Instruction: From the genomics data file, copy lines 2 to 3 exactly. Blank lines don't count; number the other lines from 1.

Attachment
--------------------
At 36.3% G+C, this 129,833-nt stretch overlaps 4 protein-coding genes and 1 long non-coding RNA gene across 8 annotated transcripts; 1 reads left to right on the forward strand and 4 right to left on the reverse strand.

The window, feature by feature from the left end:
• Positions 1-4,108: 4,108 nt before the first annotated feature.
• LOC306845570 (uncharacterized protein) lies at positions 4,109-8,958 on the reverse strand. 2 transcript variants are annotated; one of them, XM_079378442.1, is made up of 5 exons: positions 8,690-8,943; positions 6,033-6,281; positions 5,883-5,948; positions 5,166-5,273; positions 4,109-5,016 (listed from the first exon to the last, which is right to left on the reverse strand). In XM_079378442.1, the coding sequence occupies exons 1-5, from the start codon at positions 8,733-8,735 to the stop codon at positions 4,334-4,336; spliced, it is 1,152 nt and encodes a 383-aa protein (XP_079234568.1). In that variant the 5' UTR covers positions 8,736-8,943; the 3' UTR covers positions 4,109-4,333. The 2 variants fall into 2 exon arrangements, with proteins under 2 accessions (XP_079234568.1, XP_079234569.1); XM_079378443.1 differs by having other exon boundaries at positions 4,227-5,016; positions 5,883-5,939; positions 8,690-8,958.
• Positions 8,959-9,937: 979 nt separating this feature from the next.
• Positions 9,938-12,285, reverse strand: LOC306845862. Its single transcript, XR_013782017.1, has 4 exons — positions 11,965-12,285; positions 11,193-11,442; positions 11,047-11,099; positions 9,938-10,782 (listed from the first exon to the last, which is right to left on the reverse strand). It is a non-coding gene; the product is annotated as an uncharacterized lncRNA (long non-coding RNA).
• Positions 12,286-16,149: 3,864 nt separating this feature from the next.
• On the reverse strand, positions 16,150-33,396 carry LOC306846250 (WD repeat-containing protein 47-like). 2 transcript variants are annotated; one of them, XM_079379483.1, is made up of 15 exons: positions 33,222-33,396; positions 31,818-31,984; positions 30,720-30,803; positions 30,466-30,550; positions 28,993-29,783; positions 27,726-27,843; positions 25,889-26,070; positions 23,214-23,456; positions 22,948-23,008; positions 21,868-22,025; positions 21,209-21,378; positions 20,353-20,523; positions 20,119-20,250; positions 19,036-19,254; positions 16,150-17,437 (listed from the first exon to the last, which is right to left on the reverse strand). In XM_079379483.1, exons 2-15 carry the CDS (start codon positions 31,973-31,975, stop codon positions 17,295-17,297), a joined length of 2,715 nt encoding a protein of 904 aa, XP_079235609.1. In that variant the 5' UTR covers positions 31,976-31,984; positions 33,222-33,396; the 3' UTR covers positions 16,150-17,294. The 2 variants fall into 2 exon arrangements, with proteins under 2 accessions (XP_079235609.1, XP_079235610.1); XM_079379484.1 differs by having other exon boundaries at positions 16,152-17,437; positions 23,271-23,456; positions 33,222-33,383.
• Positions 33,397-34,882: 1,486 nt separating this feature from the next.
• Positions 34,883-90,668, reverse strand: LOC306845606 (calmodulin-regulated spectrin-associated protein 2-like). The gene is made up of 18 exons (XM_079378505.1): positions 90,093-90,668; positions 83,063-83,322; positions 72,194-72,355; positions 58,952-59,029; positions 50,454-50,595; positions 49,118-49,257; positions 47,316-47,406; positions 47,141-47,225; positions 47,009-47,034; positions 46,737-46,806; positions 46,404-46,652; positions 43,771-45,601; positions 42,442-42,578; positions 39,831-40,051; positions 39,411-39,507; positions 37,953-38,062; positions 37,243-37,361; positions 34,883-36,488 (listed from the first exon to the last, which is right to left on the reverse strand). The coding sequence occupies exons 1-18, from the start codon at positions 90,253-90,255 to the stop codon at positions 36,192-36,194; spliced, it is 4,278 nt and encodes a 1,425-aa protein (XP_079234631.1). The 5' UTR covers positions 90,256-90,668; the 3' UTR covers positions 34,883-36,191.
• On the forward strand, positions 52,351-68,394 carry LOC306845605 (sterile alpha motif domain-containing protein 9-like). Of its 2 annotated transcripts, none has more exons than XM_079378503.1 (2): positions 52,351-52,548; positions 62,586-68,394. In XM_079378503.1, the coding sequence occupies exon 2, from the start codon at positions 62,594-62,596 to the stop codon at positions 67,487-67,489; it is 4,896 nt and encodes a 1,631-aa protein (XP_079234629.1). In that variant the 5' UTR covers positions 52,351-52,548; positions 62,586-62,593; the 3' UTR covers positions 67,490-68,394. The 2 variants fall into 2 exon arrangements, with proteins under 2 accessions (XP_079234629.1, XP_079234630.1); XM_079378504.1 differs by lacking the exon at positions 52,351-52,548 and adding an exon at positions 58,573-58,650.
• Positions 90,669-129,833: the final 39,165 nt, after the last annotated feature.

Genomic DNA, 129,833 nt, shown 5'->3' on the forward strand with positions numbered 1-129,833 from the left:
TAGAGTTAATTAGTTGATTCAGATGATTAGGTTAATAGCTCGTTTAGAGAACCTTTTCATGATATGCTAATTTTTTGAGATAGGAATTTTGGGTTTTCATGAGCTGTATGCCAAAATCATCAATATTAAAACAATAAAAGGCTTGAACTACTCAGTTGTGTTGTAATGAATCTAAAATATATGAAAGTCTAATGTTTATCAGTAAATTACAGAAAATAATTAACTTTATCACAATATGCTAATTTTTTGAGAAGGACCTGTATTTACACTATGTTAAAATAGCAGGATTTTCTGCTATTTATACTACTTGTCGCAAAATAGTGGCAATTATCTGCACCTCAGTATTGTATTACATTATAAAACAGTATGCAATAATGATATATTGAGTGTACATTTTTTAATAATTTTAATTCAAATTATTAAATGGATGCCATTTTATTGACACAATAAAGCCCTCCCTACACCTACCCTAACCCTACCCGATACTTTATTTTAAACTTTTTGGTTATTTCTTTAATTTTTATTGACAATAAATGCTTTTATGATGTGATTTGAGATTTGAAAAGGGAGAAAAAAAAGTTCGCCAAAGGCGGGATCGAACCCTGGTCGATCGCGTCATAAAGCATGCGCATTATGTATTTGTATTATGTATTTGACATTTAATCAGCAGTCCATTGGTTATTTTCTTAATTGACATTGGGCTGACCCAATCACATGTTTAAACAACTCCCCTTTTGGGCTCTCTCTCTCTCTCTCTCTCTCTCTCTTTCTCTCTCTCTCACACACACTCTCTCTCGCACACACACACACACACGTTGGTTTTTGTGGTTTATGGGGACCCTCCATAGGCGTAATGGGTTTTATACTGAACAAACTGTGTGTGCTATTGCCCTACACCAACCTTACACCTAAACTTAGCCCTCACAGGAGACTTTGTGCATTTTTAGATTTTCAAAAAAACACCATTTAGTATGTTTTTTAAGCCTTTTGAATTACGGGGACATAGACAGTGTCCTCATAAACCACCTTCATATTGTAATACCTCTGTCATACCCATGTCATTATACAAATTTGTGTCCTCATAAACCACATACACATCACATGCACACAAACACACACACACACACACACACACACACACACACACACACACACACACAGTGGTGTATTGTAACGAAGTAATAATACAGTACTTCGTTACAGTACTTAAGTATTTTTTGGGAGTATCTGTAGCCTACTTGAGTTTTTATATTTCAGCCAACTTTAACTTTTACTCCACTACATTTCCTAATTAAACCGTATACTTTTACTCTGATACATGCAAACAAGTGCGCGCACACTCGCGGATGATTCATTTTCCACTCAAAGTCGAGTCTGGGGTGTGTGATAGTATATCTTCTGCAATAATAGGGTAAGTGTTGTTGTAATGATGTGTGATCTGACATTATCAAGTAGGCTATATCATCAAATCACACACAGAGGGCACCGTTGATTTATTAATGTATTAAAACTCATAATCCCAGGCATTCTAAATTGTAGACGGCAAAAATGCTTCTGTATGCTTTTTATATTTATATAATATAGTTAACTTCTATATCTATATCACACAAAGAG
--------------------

The window, feature by feature from the left end:
• Positions 1-4,108: 4,108 nt before the first annotated feature.